LOL I see that Monopoly is getting in on the War Between The Sexes:

Hasbro has introduced the first Monopoly that celebrates women trailblazers
Aimed at players 8 years old and up, properties are replaced by groundbreaking inventions and innovations made possible by women throughout history
Players are told ‘Collect 240 salary as you pass GO, if you’re a man collect 200’
Women also get a $1,900 at the start, compared to $1,500 for male players
Tokens include a pen, jet, glass, a watch, a barbell, or Ms. Monopoly’s white hat
Ms. Monopoly celebrates everything from scientific advancements to everyday accessories – including WiFi, chocolate chip cookies, and solar heating
Players of any gender can build business headquarters around the board to collect more money from others
In hope of inspiring others, it spotlights women who challenged the status quo

To make the thing even more true to life, CHANCE cards should include ones like:

  • “Congratulations on your divorce!  Collect your free house on Boardwalk*” or
  • “Congrats on your new baby!  As you aren’t sure of its paternity, collect $500 from each male player every time you pass GO” or
  • “You accuse someone of sexual harassment at your job.  Collect $50,000** from the bank” or
  • “You were caught shagging one of your students, a fifteen-year-old boy.  Go straight to jail.  (Just kidding;  get three extra rolls of the dice)”

The funniest part of all of this is that the more Ms. Monopoly is tilted in Teh Grrrls’ favor, the fewer men will want to play this poxy game — which will no doubt cause women to write weepymoany articles in Salon or HuffPo about how men are shunning them.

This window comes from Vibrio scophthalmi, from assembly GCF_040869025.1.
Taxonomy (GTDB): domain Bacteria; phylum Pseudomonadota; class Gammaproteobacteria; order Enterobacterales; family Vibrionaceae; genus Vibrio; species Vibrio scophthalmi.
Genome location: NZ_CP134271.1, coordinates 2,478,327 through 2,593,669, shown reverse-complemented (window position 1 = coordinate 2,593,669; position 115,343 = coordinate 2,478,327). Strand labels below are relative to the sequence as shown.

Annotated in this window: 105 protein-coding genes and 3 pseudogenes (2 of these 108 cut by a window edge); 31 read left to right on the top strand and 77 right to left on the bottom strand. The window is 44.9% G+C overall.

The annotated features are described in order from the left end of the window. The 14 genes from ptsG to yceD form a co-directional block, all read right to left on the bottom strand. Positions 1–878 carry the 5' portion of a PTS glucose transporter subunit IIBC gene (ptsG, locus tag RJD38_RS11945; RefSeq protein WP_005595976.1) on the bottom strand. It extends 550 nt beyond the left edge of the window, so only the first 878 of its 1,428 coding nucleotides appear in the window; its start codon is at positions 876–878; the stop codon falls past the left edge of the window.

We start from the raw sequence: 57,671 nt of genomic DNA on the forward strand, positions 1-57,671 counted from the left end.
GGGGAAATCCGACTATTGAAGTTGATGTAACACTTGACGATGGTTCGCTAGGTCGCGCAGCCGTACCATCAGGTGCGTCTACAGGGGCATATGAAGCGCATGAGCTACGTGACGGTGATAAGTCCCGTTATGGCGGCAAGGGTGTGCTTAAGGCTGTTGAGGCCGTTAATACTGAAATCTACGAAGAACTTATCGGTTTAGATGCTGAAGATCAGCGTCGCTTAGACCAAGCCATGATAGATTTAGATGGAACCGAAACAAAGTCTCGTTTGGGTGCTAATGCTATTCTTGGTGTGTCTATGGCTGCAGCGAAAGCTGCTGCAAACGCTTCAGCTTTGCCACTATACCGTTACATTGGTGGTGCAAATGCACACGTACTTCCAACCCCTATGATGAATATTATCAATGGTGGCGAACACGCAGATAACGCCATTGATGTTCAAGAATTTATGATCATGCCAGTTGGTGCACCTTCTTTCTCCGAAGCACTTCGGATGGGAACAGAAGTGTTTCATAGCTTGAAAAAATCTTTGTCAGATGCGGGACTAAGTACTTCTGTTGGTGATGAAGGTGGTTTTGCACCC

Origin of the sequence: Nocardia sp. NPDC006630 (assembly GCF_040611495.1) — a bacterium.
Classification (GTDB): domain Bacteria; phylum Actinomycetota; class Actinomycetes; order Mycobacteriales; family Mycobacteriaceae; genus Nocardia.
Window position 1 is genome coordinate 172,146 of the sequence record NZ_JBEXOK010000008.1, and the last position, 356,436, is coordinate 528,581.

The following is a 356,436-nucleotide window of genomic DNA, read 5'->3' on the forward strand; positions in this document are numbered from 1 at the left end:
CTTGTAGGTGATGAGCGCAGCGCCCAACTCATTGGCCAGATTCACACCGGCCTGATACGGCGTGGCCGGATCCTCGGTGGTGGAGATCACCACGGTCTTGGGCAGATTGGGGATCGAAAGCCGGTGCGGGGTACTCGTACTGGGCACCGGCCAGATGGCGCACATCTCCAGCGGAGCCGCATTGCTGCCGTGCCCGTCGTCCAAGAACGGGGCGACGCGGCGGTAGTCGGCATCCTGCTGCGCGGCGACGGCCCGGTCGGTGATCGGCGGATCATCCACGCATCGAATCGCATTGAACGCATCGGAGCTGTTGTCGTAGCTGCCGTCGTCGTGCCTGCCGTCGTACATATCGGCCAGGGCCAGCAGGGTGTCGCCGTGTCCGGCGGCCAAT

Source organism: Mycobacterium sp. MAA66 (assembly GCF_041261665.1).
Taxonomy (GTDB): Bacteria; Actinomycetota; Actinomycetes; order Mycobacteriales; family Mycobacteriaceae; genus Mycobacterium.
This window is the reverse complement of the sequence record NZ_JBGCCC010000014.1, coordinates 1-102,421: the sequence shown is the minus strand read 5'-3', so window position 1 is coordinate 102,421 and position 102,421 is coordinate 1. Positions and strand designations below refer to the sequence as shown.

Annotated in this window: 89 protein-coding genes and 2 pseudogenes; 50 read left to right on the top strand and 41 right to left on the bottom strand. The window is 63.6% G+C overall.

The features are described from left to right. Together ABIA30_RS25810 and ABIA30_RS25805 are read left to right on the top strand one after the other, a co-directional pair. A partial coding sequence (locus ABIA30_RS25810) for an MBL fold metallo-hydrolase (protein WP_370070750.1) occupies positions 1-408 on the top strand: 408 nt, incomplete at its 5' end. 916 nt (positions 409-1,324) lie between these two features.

*Mayfair, in the Brit version

**I know $50,000 would bankrupt the Monopoly bank and end the game.  So?

#MeToo? #FuckYou

A recent report (no link, it’s the poxy Guardian) outlines how businessmen are invoking the Pence Rule and are either freezing out women (no un-chaperoned meetings), not hiring women if the job involves close contact (e.g. business travel) or not hiring attractive women (because they cause more trouble than they’re worth).

Of course, the Grauniad  claims that men are now “afraid” of women — when of course what’s being revealed here is that men have become cautious of what women could do to them thanks to the (male and female) feministicals in HR and the pro-feminist corporate policies (#BelieveAllWomen) they create.

Which begs the question:  what did they think was going to happen?

Did these stupid people think that in the face of unremitting and unbridled hostility towards men, that we were just going to sit and take all the bullshit they were throwing at us without some kind of response?

Did they think we were all college professors, liberal arts students or girlyman journalists?

Here’s one article on the topic which should evoke howls of laughter.  Headed “College Students Need To End The Pence Rule Now”, the author makes nonsensical statements like: